Monday, June 20, 2011

Helicopters: Bad; Thanks, Dad: Good

A quote from my daughter, who has recently moved on her own for the first time (previously she’s either lived at home or in college apartments with roommates):

“I don’t like asking other people for help, except you.”

I’m flattered, of course (I guess), that my daughter wants my help. And she’s half-joking, because she did actually get someone else to do the thing she said I could do when I came to visit.

But there is a broader point: part of the independence we hope our kids will learn is building their own systems of support apart from their parents. It’s not that parents don’t want to help (we do!), but we also know our kids will not always have us to rely on.

If the helicopter parents of the world had their way, their children would never have to do anything for themselves. Bad, bad idea.

I know my wife was a little proud inside when our oldest complained that he was the only one among his freshman roommates who knew how to clean a bathroom. She was proud, of course, that he could do it. (Whether the others couldn’t do it or just didn’t isn’t clear.)

Another son quickly became the prime chef in his community of young adults when they realized what a great cook he was. (Thanks again, Mom!)

I know we watched with nervousness when another son moved out right after high school, refusing our help, except to cosign his first lease. Yes, he had bumps along the way. He had to kick out that deadbeat roommate. (Did we warn him or did we bite our tongues? It doesn’t matter; had we warned him he would have ignored us, but in the end he learned the lesson he needed to learn.)

Part of a kid’s job growing up is to separate from his parents, to become independent. I know few parents who, at a child’s 18th birthday, write them off forever, but we do want our kids to need us less and less.

My wife grew up in a family of 12 kids. There just wasn’t much time for helicoptering in that home. My own mom had a favorite mantra when I was a kid: “Fight your own battles.” I don’t remember her ever intervening, even when I was a high school sophomore and my “fighting my own battles” ticked off certain students at my high school who broke into my locker and stole everything – textbooks, notebooks, my winter coat. She did not stop me, nor did she rescue me (well, she did buy me a new coat). Thanks, mom.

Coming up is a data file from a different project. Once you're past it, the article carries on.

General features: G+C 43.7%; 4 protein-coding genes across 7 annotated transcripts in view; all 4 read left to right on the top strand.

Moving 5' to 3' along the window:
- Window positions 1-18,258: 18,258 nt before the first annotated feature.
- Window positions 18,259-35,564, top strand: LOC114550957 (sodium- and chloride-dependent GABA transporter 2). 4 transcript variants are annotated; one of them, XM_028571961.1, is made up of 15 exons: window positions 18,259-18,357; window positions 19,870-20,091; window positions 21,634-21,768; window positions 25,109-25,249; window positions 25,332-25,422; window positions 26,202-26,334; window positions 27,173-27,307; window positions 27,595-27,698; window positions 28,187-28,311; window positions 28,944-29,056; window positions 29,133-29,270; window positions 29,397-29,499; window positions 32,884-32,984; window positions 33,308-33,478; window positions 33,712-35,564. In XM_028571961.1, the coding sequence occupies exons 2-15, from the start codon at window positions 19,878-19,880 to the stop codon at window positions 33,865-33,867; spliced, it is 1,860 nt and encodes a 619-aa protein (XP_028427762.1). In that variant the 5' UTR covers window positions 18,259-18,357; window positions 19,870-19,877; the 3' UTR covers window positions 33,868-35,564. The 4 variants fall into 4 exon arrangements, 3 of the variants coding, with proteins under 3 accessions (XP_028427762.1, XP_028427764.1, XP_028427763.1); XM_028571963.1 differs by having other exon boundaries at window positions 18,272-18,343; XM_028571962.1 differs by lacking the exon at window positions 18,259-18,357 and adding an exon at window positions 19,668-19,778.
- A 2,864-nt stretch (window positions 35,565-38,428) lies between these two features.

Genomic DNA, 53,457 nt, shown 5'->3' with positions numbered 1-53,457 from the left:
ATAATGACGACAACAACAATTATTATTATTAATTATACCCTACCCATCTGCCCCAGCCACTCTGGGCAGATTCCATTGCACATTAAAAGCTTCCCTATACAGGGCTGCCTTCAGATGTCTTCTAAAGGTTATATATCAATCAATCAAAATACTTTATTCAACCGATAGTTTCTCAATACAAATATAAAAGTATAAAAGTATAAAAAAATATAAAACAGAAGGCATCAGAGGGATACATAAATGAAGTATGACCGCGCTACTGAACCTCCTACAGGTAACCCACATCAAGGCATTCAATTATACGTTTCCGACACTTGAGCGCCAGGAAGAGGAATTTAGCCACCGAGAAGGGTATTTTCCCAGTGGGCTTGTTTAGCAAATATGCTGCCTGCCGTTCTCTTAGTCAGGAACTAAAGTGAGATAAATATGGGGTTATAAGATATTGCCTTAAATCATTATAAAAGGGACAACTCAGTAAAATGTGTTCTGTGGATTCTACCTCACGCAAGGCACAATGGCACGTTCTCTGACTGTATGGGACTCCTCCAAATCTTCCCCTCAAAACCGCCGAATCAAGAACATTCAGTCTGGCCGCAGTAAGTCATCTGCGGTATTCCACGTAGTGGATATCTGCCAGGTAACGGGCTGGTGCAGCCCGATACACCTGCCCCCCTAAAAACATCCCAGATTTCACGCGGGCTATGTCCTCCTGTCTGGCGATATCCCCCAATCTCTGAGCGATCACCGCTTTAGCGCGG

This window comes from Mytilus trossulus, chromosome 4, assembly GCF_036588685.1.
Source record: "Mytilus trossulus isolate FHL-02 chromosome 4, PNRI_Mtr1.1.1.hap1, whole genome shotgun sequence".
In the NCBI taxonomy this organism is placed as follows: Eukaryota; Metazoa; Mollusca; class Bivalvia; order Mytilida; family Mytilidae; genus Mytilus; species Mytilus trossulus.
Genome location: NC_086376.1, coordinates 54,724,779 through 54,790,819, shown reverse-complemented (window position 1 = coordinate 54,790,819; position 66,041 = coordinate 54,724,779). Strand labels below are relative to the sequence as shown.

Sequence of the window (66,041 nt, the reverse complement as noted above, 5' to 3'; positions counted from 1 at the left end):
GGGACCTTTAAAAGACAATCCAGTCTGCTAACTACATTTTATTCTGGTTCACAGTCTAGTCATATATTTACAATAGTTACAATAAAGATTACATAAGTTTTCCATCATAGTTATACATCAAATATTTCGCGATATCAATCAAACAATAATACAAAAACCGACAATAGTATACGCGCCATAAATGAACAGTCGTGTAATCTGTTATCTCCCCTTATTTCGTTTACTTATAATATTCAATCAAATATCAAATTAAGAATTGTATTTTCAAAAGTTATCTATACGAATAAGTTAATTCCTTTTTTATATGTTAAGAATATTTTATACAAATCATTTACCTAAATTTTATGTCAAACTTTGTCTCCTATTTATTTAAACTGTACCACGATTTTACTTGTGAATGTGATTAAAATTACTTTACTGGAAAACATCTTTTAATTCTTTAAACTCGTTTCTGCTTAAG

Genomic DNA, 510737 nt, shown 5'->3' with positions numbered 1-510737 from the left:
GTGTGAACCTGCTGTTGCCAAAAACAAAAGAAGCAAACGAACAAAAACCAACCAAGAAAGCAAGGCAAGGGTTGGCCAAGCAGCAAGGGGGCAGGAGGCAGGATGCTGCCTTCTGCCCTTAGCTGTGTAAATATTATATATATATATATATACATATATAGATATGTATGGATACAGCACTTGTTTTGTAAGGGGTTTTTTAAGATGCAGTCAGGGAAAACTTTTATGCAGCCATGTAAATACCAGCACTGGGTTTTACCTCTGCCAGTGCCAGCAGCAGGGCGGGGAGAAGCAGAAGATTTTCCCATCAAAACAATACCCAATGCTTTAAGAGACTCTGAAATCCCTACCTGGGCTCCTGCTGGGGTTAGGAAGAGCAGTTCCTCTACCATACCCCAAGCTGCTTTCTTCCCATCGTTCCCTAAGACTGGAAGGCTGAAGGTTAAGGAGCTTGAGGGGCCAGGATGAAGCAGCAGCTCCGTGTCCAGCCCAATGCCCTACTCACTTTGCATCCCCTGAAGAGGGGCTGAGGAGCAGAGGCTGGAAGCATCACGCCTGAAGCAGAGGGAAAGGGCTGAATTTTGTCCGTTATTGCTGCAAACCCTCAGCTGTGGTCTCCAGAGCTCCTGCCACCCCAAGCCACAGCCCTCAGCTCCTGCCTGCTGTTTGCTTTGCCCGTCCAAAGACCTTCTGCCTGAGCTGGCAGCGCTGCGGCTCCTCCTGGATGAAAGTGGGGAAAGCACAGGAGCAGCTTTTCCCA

To be sure, there are some scary moments when we allow our kids to make their own choices, fight their own battles, blaze their own trails. They sometimes make choices we think are dumb (and maybe even dangerous). I’m not advocating that parents allow their children to live recklessly, but that they allow their children to enjoy the dignity of the consequences of their choices.


  1. The sort of approach you describe is where my own inclinations lead, but I've seen some cases that make me wonder.

    A few years ago there was a girl in our ward who was the top volleyball player in the region. Her father played a large role in marketing her to colleges to find the best place that would award her a scholarship.

    A boy in my current ward has had a very good record in 2A track and cross country and was wondering if his level of accomplishment is good enough to even think about walking on with the high-ranking track program at the large university he will attend this fall. His father called the coach to chew over that question with the man who could answer it.

    I'm left wondering if I undervalue my role as a manager promoting and helping along my children's interests. Having a good manager can make a difference for someone new to the social structures of the world, and not only in sports.

  2. Your posts are consistently thought-provoking and wise. Thanks again.

  3. JM, I think you're right -- sometimes part of what we do is to help our children in transitions. That's another post I'm working on...